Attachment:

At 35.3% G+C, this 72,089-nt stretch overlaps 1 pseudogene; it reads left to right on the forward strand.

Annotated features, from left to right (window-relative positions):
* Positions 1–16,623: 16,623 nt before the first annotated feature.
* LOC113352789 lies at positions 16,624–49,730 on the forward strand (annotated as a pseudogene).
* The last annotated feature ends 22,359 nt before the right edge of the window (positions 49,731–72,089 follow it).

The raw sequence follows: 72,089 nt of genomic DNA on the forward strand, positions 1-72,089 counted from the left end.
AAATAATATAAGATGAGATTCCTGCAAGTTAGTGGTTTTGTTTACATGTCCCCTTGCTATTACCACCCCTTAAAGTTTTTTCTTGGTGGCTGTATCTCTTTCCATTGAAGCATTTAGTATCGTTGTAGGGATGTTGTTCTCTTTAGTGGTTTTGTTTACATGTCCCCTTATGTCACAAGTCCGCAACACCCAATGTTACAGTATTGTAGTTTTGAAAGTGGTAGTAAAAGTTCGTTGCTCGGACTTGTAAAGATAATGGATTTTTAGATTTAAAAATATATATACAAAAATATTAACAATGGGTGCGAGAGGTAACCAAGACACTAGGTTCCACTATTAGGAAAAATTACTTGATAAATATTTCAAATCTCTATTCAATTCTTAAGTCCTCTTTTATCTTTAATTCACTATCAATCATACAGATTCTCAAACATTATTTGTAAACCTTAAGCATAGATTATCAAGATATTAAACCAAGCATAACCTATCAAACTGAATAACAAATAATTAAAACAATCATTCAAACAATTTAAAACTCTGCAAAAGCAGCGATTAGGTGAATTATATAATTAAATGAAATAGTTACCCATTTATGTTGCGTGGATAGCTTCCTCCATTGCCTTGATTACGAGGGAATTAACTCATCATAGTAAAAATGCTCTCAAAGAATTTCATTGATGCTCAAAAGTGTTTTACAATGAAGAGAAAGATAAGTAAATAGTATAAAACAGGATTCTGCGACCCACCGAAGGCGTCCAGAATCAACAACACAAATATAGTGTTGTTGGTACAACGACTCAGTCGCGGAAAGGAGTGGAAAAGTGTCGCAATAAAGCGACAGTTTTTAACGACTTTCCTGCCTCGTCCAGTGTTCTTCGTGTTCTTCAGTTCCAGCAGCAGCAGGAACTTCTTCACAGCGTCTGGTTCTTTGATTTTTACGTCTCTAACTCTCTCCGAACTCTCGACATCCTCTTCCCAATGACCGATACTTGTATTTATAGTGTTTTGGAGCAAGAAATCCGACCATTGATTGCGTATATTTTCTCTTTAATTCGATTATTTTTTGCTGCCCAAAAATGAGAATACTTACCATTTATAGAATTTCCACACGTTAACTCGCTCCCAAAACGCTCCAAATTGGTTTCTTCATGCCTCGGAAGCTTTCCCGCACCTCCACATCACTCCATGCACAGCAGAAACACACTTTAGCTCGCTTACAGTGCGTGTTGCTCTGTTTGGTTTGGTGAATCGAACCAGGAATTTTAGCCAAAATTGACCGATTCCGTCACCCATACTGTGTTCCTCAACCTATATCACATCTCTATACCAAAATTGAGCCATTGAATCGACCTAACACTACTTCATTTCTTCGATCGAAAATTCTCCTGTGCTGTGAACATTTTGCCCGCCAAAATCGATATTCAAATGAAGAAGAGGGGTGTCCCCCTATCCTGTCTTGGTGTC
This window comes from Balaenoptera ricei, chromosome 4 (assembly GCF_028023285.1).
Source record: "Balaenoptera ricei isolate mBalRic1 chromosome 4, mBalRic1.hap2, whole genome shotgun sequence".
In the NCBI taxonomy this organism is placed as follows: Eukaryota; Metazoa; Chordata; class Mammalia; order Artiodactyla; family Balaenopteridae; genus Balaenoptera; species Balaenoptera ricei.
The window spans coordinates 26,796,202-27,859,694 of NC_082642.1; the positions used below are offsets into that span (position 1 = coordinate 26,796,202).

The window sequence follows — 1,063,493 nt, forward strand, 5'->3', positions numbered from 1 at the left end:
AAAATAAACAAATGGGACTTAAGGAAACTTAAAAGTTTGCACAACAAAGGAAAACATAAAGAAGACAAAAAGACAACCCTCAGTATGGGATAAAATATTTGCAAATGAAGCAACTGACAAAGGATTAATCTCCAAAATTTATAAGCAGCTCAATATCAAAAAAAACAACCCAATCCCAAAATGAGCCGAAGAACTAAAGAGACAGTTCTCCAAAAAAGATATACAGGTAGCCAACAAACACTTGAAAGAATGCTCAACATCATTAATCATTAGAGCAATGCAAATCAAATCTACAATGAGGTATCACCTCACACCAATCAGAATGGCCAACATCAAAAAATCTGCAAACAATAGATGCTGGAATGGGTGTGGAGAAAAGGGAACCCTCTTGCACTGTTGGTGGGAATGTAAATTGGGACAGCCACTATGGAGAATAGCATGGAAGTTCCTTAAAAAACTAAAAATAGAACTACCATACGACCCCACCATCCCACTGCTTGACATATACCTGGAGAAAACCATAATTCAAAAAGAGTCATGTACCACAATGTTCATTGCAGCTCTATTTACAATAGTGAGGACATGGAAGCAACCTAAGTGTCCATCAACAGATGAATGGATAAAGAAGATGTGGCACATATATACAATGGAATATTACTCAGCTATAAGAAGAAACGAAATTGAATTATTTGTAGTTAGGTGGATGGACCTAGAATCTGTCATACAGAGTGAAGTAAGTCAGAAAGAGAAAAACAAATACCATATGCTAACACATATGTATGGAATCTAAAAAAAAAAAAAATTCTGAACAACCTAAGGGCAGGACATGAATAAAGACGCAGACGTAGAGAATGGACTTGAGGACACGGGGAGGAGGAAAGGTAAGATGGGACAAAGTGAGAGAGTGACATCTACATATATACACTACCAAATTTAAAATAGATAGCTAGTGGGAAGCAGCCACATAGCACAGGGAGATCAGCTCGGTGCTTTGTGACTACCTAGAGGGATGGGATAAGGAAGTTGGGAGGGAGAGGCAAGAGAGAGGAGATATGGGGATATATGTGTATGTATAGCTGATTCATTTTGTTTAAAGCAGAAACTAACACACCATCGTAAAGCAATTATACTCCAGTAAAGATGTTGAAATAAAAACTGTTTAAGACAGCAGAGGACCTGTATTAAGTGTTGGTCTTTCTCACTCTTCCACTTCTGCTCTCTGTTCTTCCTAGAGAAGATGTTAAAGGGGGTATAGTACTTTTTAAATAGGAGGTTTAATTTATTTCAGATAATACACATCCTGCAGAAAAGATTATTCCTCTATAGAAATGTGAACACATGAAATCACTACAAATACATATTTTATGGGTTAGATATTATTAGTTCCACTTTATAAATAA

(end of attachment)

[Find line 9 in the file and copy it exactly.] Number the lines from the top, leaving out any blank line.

Source record: "Balaenoptera ricei isolate mBalRic1 chromosome 4, mBalRic1.hap2, whole genome shotgun sequence".